The finest paint treatment that provides the longest lasting protection for truck trailers is an E-coat primer followed by a powder coat finish, says Dr Bernard Krone. He is the owner of Bernard Krone GmbH, the third-largest trailer manufacturer in Germany. For the past three years, all the platform trailers assembled in the Krone plant have been shot-blasted, chemically cleaned in huge dip tanks, and then E-coated by cathodic immersion. After this primer is oven baked, the trailer goes through an automatic spray booth for the powder coating and baked again.
This $13-million investment in metal treatment is working so well that an even larger facility was opened last summer to paint Krone swap bodies (domestic containers). The dip tanks in this new facility are large enough to dip two swap bodies measuring 7.82 meters (25' 8") long at a time in each tank. In fact, the huge tanks can handle an entire bus body frame 15 m (49 feet) long.
The plant specializes in swap bodies, steel shipping containers, and the legs on which they stand while awaiting transfer from truck to rail. Trailer chassis for the swap bodies can load and offload the swaps by being backed under the swap body and raising the trailer frame by means of the air suspension so that the swap body legs can be removed. Swap bodies have the same twistlock corner fittings as ISO shipping containers, so they can be crane lifted onto rail cars.
Eliminating Paint Bottleneck "We increased our output 65% in the last year by eliminating our paint room bottleneck," says Bernhard Bruggen, owner of Bruggen Oberflachen- und Systemlieferant GmbH in Herzlake in the far northwestern part of Germany. The Bruggen company is an exclusive supplier of completely assembled and painted swap bodies to the Krone Group.
"We can increase our output another 65% this year because of the added capacity," says Bruggen. He wants to concentrate on the assembly and painting of swap bodies, purchasing the parts and weldments from other contract welding shops in the area. Marketing of the completed swap bodies is through the Krone organization.
This new plant can assemble and paint 60 to 100 swap bodies a day on three shifts, depending on the mix and complexity. However, the big leasing companies didn't buy last year, Bruggen says, and production was limited to 50 units per day. The plant is operating three shifts a day, six days a week.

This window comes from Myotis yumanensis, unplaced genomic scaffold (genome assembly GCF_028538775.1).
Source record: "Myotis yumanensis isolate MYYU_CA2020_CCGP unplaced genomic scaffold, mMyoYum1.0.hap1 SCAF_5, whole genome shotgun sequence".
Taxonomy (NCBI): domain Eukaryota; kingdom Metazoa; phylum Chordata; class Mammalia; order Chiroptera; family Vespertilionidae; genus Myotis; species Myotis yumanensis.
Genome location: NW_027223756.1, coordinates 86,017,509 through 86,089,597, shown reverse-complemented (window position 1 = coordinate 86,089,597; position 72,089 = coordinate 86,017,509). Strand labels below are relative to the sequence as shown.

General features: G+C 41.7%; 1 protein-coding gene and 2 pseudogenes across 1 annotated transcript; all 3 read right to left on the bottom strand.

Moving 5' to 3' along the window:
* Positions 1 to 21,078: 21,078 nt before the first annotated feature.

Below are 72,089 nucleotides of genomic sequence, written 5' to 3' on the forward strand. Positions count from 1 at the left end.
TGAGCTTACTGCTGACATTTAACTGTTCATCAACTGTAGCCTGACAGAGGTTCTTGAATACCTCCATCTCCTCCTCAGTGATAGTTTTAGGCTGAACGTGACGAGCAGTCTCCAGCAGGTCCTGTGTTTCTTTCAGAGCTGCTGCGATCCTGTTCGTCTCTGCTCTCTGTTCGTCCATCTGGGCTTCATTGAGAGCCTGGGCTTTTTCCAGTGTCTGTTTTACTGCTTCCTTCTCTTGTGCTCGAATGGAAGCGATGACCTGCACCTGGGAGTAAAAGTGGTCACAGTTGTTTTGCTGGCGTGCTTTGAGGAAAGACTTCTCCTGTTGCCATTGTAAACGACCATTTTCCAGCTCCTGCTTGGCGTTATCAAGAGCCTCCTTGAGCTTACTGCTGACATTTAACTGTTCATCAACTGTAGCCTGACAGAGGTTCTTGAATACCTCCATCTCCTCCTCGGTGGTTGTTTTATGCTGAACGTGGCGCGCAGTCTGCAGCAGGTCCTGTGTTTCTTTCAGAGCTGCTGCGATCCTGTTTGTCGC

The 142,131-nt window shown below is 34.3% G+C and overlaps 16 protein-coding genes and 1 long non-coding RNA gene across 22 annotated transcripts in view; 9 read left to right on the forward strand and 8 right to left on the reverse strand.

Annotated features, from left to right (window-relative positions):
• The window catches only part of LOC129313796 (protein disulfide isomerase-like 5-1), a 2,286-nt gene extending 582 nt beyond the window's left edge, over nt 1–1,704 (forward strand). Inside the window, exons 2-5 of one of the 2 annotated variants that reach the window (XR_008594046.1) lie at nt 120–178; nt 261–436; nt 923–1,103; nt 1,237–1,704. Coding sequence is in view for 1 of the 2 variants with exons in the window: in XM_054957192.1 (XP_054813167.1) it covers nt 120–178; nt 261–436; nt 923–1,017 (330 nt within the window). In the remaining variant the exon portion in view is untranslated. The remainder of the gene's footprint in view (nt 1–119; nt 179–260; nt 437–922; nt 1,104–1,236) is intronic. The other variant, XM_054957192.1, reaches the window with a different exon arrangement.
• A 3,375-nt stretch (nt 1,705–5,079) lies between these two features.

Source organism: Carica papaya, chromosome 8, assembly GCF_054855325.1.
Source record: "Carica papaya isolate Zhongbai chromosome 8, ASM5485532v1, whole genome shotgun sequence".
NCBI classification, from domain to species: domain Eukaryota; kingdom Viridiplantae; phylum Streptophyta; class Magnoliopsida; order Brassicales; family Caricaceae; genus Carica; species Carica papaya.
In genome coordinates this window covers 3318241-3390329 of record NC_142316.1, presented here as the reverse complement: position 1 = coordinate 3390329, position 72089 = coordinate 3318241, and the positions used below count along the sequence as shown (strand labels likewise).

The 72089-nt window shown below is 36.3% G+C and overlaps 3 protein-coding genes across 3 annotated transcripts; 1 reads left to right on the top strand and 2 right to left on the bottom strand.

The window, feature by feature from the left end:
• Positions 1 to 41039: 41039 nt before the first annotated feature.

Each of the 13 dip tanks in this newest facility is 17 m (56') long, 3.2 m (10 1/2') wide, and 4.8 m (15 3/4') high, with a 4.3 m (14') water depth. Each tank holds 62,000 gallons of liquid. While the facility has 13 tanks, three of them are buffer tanks or spares, for use when one of the 10 tanks must be serviced.
The first three tanks are for cleaning the welded steel boxes or frames: a chemical degreasing bath followed by two rinse tanks heated to 60 degrees to 70 degrees C (l40 degrees-160 degrees F). The next dip tank is a zinc phosphatizing solution followed by another rinse tank at 50 degrees to 60 degreesC (120 degrees-140 degrees F). The next tank is a passivating solution followed by yet another rinse.
Paint Tank Immersion The E-coating tank has 85% water and 15% paint, and the paint particles are charged positive by the anode in the electroconductive field. The steel swap body, as the cathode, is charged negative to attract the paint particles. With 3,000 amps of power, four minutes immersion in the E-coat tank is sufficient to coat 400 square meters (4,300 square feet) of metal surface. As the paint builds up on the metal surface, the paint layer acts as an insulator. The thickest paint layers insulate best, thus causing the paint particles to flow to the areas with the thinnest coating, such as in hidden pockets.
After the E-coat tank, the swap bodies are dipped into two successive rinse tanks. The first rinse tank is equipped to recycle any loose paint particles and return them to the E-coat tank.